While a drinking problem can take a toll on a marriage, traditional talk therapy for couples can help. If your spouse is willing to seek treatment, it’s also important to reach out to health professionals for help.

How to Help an Alcoholic Friend

If you have a friend who is struggling with alcoholism, you can help them by supporting them in quitting drinking.

Stage an intervention to let them know that you are concerned is one positive first step. Avoid drinking in front of them. Engage in other social activities together that don't involve alcohol.

Help your friend seek treatment. You can help them research local rehab centers, and you may even be able to go with them to group therapy sessions if they want your company.

How to Help an Alcoholic in Denial

An alcoholic in denial needs to admit their problem and acknowledge that they need help before they’re willing to accept it. This can take time.

Follow the steps above to support the person with alcoholism. If you don’t enable this person and hold them accountable for their actions, they may come around and agree to receive professional help.

Addiction Treatment Options for Your Loved One 

Fortunately, there are different treatment options available for those with an AUD. These include support groups, traditional therapies, medical treatments, and more. 

Here are some options to get you started:

Alcoholics Anonymous (AA)

Alcoholics Anonymous (AA) is a global, community-driven program that involves regular accountability meetings and group discussions surrounding addiction. It’s “nonprofessional, self-supporting, multiracial, apolitical, and available almost everywhere.”

The 12-step approach is used to overcome alcohol addiction. This includes admitting to addiction, making conscious choices to change, and using prayer and meditation.

Addiction Rehab Options

There are both inpatient and outpatient treatment options for those seeking a rehabilitation program.

Rehab centers offer medical supervision from trusted healthcare professionals during alcohol withdrawal and addiction recovery.

Sober living houses are more involved treatment facilities than outpatient centers.

Counseling

Traditional talk therapy can help someone with an alcohol addiction discover any mental illness or emotional baggage that may trigger their addiction. Identifying the causes can help them to overcome their addiction in a healthy way.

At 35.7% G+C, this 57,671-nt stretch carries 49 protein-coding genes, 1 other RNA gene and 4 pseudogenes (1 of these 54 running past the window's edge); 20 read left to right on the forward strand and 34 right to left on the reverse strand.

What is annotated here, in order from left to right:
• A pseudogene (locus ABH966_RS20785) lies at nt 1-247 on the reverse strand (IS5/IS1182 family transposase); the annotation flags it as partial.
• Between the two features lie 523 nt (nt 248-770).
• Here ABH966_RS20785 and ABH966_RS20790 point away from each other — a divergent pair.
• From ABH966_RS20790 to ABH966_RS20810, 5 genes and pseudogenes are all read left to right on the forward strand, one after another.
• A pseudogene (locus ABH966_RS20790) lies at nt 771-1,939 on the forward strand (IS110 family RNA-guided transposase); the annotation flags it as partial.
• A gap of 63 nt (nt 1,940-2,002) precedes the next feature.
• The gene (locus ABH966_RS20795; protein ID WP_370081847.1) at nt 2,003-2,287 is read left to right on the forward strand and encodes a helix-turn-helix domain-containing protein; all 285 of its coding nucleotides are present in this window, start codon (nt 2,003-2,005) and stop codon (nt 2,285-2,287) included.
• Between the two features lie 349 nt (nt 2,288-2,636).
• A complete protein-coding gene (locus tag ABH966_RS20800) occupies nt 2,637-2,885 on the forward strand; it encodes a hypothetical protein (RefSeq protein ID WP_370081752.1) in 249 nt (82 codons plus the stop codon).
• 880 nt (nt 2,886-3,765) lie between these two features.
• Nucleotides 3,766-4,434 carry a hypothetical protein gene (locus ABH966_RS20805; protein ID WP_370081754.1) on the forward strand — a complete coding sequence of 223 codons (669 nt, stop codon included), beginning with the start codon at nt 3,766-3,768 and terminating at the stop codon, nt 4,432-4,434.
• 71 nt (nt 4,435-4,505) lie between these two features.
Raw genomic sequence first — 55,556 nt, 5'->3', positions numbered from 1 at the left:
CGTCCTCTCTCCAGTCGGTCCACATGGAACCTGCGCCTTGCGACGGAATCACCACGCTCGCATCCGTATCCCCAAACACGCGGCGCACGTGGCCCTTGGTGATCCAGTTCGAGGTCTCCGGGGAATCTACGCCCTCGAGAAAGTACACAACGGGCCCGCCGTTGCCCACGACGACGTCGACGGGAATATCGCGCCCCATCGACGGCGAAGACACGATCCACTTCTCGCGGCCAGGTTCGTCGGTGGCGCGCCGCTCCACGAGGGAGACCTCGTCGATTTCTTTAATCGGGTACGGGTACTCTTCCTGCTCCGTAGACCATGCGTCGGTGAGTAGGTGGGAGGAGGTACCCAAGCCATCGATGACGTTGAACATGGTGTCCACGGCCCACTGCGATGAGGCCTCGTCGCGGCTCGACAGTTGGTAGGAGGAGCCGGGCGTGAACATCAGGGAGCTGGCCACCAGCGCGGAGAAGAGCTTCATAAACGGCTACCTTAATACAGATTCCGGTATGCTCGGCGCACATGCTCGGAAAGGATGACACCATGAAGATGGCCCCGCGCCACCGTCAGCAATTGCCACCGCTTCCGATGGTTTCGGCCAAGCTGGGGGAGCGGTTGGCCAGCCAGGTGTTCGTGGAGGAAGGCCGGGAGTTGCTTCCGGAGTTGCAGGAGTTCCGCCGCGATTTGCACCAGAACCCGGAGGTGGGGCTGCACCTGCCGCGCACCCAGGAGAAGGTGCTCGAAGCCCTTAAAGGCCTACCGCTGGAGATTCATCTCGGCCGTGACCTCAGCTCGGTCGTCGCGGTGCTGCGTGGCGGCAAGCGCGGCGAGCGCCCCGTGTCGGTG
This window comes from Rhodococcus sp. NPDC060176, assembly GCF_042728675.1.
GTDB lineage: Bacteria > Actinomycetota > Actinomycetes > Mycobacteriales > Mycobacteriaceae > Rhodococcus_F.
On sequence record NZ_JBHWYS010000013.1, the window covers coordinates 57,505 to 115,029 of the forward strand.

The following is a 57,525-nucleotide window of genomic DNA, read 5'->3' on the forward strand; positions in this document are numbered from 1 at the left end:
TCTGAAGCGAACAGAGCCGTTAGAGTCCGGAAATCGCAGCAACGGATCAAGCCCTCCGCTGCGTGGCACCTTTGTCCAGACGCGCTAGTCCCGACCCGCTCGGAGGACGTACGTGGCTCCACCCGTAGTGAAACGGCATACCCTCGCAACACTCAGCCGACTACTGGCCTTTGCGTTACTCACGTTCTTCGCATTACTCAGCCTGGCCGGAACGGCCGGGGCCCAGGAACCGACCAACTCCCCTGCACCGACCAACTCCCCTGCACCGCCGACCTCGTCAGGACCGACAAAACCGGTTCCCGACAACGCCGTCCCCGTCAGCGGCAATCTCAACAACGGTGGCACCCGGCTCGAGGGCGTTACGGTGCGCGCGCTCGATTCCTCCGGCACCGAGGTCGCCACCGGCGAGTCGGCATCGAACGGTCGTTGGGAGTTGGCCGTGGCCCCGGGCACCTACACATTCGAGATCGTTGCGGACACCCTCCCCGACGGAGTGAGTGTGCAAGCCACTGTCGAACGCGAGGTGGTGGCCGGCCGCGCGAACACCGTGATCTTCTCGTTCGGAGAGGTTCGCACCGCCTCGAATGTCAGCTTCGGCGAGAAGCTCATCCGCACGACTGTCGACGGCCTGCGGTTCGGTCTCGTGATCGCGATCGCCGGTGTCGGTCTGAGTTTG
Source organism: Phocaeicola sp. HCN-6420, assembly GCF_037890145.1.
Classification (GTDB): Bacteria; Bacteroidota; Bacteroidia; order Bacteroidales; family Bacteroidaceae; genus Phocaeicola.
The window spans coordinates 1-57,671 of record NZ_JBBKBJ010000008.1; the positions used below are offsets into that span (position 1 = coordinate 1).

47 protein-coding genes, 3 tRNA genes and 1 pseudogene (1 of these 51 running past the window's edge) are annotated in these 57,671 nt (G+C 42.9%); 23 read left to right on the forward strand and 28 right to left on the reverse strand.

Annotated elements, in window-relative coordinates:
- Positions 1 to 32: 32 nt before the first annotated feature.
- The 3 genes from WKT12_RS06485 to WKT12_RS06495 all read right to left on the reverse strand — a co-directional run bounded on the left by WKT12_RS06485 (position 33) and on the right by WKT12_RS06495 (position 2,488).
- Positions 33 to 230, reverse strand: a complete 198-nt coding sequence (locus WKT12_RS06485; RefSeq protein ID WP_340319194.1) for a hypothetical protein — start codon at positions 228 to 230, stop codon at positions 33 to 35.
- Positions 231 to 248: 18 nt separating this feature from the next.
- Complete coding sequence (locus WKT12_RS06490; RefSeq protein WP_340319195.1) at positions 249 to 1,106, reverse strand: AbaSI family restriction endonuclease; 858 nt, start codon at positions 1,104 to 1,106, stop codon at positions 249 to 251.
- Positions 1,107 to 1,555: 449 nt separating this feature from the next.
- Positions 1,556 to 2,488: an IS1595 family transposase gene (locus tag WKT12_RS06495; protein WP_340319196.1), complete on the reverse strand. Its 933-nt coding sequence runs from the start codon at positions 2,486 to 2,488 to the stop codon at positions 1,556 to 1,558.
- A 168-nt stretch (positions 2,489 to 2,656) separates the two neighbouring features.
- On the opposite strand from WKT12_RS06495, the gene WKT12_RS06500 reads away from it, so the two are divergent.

Group and family therapy are great options for people who want to go through it with peer support and/or their loved ones. Other options include cognitive-behavioral therapy (CBT) and motivational enhancement therapy (MET).

Medication-Assisted Treatment

Medication for alcoholism is usually used in combination with other methods of treatment to help someone detox from alcohol.

A medical professional will assess them to prescribe the best medication, given their health history and needs. 

These medications might include:

  • Naltrexone to reduce alcohol cravings by blocking the euphoric effects of alcohol
  • Acamprosate to help those in recovery who no longer drink alcohol and want to avoid drinking
  • Disulfiram to trigger a negative physical reaction to alcohol to prevent relapse
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Updated on March 25, 2022
15 sources cited
  1. Alcohol Questions and Answers.Centers for Disease Control and Prevention, Centers for Disease Control and Prevention, 15 Jan. 2020
  2. Alcohol Use Disorder (AUD).MedlinePlus, U.S. National Library of Medicine, 29 Apr. 2020.
  3. Alcohol Use Disorder.National Institute on Alcohol Abuse and Alcoholism, U.S. Department of Health and Human Services, 4 June 2020
  4. Alcohol Use Disorder: A Comparison Between DSM–IV and DSM–5.National Institute on Alcohol Abuse and Alcoholism, U.S. Department of Health and Human Services, 13 Mar. 2020.
  5. Drinking Levels Defined.National Institute on Alcohol Abuse and Alcoholism, U.S. Department of Health and Human Services, 26 June 2020.
  6. Drinking Too Much Alcohol Can Harm Your Health. Learn the Facts.Centers for Disease Control and Prevention, Centers for Disease Control and Prevention, 30 Dec. 2019.
  7. Factors That Affect How Alcohol Is Absorbed & Metabolized.Factors That Affect How Alcohol Is Absorbed & Metabolized | Office of Alcohol Policy and Education.
  8. Family History of Alcoholism: Are You at Risk?Department of Mental Health.
  9. Preventing Chronic Disease.Centers for Disease Control and Prevention, Centers for Disease Control and Prevention.
  10. Skerrett, Patrick J. “Heavy Drinkers Aren't Necessarily Alcoholics, but May Be ‘Almost Alcoholics.’” Harvard Health Blog, 17 June 2020.
  11. What Is AA?Aa.org.
  12. Fergusson, David M. “Tests of Causal Links between Alcohol Abuse or Dependence and Major Depression.” Archives of General Psychiatry, vol. 66, no. 3, 2009, p. 260.
  13. Alcoholism and Psychiatric Disorders.” National Institute on Alcohol Abuse and Alcoholism, U.S. Department of Health and Human Services, 2002.
  14. AACAP. "Alcohol Use in Families."2019.
  15. Alcohol Facts and Statistics.” National Institute on Alcohol Abuse and Alcoholism, U.S. Department of Health and Human Services.